Perseus contains an extensive archaeological catalogue with thousands of accompanying illustrations and the site plans and architectural catalogue for thirty Greek sites, and a catalogue of several hundred objects of Greek art. Perseus allows viewers to examine sites and objects in particular detail.

The Perseus atlas contains topographical maps of Greece annotated with place-names. Maps are represented as black and white graphics and as color Landsat images. It is possible to roam through the atlas, zoom in on regions, and see a Landsat photo of a region. The site plans are also linked with the atlas. Perseus also contains thousands of views, both still shots and motion video, of sites and scenes throughout Greece. Perseus allows for easy movement between the site plans and views, since the user can select buildings and perspectives on the plans and call up the corresponding view on the monitor, in effect “walking around” the site.

An historical overview and a classical encyclopedia provide two different types of entry into Perseus. The historical overview is a chronological narrative that links into the primary material. Encyclopedia articles also include links to other parts of the database, so that a reader can use a topical as well as a chronological approach to the information.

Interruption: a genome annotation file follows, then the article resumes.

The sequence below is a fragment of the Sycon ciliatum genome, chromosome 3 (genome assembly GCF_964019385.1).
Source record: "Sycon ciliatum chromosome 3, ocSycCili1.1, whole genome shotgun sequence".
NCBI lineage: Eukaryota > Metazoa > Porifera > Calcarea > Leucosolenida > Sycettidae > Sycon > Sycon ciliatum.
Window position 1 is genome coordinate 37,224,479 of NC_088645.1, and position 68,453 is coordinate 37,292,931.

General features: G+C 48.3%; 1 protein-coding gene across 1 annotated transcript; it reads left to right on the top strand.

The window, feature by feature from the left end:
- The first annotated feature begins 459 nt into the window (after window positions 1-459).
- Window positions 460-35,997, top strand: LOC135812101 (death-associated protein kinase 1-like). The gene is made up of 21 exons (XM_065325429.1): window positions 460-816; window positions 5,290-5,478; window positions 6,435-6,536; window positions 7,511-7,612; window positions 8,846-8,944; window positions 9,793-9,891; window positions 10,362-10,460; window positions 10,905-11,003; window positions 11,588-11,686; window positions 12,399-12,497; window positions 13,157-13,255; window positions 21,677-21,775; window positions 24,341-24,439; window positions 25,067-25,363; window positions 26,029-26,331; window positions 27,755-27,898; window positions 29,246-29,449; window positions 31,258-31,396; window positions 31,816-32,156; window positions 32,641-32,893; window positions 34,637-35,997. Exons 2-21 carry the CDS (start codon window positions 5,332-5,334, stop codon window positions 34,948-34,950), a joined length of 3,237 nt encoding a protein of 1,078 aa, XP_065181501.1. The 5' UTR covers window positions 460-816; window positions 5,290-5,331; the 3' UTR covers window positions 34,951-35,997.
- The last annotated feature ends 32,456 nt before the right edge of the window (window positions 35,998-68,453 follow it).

Perseus runs on Macintosh computers, using the HyperCard program from Apple Computer.

See the Perseus 2.0 QuickGuide or the Perseus Project web site for more information about Perseus.

Archive of Celtic Latin Literature
A database of Celtic Latin literature containing over 1300 texts, including inscriptions, from the period 400-1200AD. The Archive complements the largely Continental CETEDOC Library of Christian Latin Texts (CLCLT-2).

For more information about the Archive of Celtic Latin Literature please refer to the following LETRS resources:
ACLL-1 QuickGuide
ACLL-1: Complete Listing of Contents

Bible Windows 4.0